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Opinion: Gay is Good for Republicans

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    NEWSLETTERS

    The District of Columbia's Republican Party may one day be the organization to which people point when they recall the beginnings of a monumental shift by the GOP.

    Last week the D.C. GOP became the first Republican state party to include language in its platform that supports marriage equality for same sex couples.

    Under the heading “Family and Marriage” the D.C. GOP put forth: "We, the Republicans of the District of Columbia support the belief that all individuals, without regard to sexual orientation, are entitled to full and equal protection under the laws and the Constitution and that everyone has the right to be treated with dignity and respect."

    Earlier this year D.C. Republicans were first in the nation to elect openly gay party members to the posts of national committeeman and committeewoman.

    While running for committeewoman, Jill Homan wrote: “To remain a competitive political party well into the future, we must develop a successful model of a local urban Republican Party that can be exported nationwide. And there’s no better place to start than here in Washington, D.C.”

    Homan won and now the local party appears to be heeding her words.

    Do not, however, expect the national GOP to be on board anytime soon. The far more influential Texas Republican Party inserted this gem into its 2012 platform: “homosexuality tears at the fabric of society and contributes to the breakdown of the family unit.”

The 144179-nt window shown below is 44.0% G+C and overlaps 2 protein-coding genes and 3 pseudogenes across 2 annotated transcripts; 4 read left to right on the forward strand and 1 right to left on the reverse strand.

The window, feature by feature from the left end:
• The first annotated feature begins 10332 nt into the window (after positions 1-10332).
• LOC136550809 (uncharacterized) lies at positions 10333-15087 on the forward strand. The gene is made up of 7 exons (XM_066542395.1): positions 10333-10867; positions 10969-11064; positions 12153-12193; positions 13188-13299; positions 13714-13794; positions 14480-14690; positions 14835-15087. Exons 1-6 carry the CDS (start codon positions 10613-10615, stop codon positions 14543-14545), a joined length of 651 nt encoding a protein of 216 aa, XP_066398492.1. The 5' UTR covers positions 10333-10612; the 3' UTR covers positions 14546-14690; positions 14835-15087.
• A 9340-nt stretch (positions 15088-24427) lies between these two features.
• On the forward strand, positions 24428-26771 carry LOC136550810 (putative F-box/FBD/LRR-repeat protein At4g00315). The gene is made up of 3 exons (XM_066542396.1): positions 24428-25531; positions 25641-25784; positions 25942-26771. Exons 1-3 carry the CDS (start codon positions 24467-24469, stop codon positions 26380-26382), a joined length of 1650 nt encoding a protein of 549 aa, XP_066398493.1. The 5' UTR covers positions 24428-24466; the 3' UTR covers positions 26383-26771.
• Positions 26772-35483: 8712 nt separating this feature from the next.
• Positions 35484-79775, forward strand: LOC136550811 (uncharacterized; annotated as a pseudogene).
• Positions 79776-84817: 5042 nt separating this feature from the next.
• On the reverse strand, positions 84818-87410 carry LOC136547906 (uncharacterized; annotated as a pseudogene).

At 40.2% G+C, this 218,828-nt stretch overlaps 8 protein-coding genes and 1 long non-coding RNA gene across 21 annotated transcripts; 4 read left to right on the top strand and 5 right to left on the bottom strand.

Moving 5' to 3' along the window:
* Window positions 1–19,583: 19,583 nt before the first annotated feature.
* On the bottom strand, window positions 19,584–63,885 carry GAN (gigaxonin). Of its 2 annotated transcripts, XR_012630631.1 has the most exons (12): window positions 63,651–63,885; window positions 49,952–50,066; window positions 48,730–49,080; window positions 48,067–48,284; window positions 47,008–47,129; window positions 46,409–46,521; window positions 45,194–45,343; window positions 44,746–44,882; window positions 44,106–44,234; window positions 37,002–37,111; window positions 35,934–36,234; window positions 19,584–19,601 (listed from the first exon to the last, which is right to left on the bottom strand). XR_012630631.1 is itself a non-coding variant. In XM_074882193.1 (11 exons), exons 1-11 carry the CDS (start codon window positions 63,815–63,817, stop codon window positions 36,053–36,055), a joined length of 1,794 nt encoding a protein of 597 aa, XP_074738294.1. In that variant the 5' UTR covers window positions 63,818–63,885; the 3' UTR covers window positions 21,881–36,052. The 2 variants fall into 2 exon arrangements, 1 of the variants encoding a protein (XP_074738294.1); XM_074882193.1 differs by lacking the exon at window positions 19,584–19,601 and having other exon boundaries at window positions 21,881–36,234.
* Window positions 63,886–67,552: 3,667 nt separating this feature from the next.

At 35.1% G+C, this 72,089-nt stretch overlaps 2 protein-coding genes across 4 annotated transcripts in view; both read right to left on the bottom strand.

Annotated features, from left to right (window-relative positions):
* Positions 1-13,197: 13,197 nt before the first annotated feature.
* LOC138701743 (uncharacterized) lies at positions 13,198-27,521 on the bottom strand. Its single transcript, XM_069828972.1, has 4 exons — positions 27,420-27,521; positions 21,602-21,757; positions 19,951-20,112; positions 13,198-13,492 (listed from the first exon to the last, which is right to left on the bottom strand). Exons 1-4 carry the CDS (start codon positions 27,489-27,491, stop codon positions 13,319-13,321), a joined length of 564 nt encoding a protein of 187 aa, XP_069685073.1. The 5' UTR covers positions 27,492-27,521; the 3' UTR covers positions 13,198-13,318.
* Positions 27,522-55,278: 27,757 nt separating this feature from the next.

But every journey of a thousand miles begins with a single step.

    And the D.C. GOP is first to take the step among its fellow state party organizations.

    For that, they can be proud.

    The next step is for District party officials and delegates to bring their message of inclusion to the 2012 Republican National Convention in Tampa, Fla.

    It is one thing to write equality into a platform. It is another to promote it in an environment where the message is met with skepticism and possibly hostility.

    Advocates for equality should set aside whatever partisan feelings they have for the GOP and vow to support District Republicans who champion gay rights in Tampa this summer and beyond.

    The D.C. GOP is boldly blazing a trail. They will probably need all the support they can get.


    Chuck Thies is a political analyst and consultant.  His columns appear every Tuesday and Thursday on First Read DMV. He co-hosts "DC Politics" on WPFW, 89.3 FM. Since 1991, Chuck has lived in either D.C., Maryland or Virginia. Email your tips and complaints to chuckthies@gmail.com or tweet at @chuckthies.